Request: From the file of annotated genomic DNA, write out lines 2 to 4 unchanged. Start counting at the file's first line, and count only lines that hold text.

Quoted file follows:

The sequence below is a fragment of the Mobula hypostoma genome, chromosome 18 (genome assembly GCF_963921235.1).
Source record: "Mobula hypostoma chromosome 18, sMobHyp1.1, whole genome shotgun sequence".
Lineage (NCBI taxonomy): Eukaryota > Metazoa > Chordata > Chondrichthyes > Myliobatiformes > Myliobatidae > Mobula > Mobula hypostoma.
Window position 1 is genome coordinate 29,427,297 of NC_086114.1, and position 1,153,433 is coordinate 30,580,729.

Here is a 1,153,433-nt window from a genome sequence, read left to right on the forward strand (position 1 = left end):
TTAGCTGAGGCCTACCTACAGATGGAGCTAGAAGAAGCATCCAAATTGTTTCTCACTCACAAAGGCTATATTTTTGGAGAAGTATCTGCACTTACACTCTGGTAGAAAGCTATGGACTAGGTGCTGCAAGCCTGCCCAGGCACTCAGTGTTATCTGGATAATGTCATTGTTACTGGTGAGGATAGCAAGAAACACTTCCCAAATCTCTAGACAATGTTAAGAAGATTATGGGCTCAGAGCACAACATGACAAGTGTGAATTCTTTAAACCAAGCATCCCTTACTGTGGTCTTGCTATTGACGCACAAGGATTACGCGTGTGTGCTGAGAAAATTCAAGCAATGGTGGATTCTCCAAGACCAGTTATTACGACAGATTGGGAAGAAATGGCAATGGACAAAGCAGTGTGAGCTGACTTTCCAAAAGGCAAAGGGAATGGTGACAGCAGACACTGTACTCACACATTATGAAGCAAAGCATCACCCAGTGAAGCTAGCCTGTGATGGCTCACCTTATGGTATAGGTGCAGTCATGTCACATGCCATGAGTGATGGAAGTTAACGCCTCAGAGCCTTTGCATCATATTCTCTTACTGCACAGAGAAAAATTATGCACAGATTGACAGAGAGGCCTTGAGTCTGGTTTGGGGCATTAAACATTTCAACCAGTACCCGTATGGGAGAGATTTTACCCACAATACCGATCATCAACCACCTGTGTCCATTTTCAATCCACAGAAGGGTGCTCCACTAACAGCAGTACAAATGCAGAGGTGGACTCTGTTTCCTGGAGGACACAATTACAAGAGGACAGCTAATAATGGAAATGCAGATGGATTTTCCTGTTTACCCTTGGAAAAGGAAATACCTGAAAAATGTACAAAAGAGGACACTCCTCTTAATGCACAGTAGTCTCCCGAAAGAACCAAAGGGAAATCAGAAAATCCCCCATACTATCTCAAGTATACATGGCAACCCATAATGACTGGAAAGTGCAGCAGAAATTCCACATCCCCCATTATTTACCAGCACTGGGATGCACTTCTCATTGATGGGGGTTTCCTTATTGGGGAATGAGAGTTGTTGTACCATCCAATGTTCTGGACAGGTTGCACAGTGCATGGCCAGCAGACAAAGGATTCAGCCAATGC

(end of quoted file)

Source record: "Mobula hypostoma chromosome 18, sMobHyp1.1, whole genome shotgun sequence".
Lineage (NCBI taxonomy): Eukaryota > Metazoa > Chordata > Chondrichthyes > Myliobatiformes > Myliobatidae > Mobula > Mobula hypostoma.
Window position 1 is genome coordinate 29,427,297 of NC_086114.1, and position 1,153,433 is coordinate 30,580,729.